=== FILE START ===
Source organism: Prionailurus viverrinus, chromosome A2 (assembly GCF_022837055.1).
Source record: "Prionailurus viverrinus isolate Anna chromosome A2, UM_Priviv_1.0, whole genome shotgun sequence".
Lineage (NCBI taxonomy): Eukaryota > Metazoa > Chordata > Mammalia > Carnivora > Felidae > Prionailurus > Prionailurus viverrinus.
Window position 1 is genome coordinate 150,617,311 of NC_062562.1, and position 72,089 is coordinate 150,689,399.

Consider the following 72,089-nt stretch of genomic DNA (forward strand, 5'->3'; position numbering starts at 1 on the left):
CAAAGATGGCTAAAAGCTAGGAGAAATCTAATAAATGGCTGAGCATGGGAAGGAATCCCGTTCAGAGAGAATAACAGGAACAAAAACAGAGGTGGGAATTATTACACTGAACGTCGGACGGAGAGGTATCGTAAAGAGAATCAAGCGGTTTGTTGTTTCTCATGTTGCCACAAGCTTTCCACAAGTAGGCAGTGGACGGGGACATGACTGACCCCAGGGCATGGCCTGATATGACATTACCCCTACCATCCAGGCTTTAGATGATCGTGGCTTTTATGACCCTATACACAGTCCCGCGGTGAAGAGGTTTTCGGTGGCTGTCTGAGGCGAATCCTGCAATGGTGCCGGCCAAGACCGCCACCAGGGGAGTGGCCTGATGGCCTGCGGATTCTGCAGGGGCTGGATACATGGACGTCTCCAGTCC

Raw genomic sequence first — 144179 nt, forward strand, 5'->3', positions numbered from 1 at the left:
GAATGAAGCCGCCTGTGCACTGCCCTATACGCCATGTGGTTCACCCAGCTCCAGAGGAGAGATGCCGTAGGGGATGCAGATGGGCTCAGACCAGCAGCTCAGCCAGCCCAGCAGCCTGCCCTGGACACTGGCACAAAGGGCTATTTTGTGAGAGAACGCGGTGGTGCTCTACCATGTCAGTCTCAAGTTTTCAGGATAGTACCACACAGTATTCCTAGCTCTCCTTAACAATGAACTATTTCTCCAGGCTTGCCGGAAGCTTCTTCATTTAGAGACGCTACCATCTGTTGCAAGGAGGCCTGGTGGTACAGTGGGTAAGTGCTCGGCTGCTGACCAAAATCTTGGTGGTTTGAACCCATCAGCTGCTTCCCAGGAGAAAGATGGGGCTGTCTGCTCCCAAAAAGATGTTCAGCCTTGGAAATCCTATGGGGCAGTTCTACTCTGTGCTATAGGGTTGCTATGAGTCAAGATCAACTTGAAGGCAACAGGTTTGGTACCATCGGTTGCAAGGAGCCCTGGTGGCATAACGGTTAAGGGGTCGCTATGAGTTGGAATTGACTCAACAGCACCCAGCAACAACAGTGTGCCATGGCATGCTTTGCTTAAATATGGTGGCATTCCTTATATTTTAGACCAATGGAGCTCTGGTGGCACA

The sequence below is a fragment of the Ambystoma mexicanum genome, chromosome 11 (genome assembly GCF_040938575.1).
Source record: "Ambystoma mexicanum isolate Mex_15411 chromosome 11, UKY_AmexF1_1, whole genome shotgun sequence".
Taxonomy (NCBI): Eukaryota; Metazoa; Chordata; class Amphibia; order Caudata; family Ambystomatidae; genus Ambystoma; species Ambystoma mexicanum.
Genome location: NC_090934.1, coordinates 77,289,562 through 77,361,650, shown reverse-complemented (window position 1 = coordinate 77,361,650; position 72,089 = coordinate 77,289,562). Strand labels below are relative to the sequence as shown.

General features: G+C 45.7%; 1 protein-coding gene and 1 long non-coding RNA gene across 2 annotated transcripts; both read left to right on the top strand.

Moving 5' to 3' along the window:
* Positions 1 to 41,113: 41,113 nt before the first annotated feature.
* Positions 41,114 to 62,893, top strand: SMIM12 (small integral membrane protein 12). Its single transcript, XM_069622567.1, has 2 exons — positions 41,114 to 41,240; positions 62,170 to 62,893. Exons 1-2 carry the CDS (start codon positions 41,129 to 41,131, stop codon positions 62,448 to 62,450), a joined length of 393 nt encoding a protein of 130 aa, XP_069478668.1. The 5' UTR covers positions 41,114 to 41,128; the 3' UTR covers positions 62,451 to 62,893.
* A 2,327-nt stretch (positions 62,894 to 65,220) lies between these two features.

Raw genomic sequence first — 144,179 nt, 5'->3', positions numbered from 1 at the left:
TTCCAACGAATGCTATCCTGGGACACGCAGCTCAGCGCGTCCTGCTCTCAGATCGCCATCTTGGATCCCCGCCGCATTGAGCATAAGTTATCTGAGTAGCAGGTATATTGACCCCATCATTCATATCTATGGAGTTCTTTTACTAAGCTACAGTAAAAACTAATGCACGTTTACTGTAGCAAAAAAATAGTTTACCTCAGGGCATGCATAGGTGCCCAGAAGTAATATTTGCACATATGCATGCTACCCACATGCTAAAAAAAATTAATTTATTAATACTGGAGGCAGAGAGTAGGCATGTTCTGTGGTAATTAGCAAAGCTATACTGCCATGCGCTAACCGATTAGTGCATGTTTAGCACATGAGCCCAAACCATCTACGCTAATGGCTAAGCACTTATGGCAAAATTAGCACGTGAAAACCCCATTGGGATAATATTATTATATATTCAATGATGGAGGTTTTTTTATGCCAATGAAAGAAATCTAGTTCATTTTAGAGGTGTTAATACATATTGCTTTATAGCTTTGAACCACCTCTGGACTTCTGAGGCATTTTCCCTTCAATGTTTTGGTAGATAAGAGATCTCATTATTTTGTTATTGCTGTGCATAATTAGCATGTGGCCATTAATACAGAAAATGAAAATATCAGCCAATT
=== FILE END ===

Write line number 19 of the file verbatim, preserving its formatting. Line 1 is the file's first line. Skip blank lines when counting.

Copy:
TTCCAACGAATGCTATCCTGGGACACGCAGCTCAGCGCGTCCTGCTCTCAGATCGCCATCTTGGATCCCCGCCGCATTGAGCATAAGTTATCTGAGTAGCAGGTATATTGACCCCATCATTCATATCTATGGAGTTCTTTTACTAAGCTACAGTAAAAACTAATGCACGTTTACTGTAGCAAAAAAATAGTTTACCTCAGGGCATGCATAGGTGCCCAGAAGTAATATTTGCACATATGCATGCTACCCACATGCTAAAAAAAATTAATTTATTAATACTGGAGGCAGAGAGTAGGCATGTTCTGTGGTAATTAGCAAAGCTATACTGCCATGCGCTAACCGATTAGTGCATGTTTAGCACATGAGCCCAAACCATCTACGCTAATGGCTAAGCACTTATGGCAAAATTAGCACGTGAAAACCCCATTGGGATAATATTATTATATATTCAATGATGGAGGTTTTTTTATGCCAATGAAAGAAATCTAGTTCATTTTAGAGGTGTTAATACATATTGCTTTATAGCTTTGAACCACCTCTGGACTTCTGAGGCATTTTCCCTTCAATGTTTTGGTAGATAAGAGATCTCATTATTTTGTTATTGCTGTGCATAATTAGCATGTGGCCATTAATACAGAAAATGAAAATATCAGCCAATT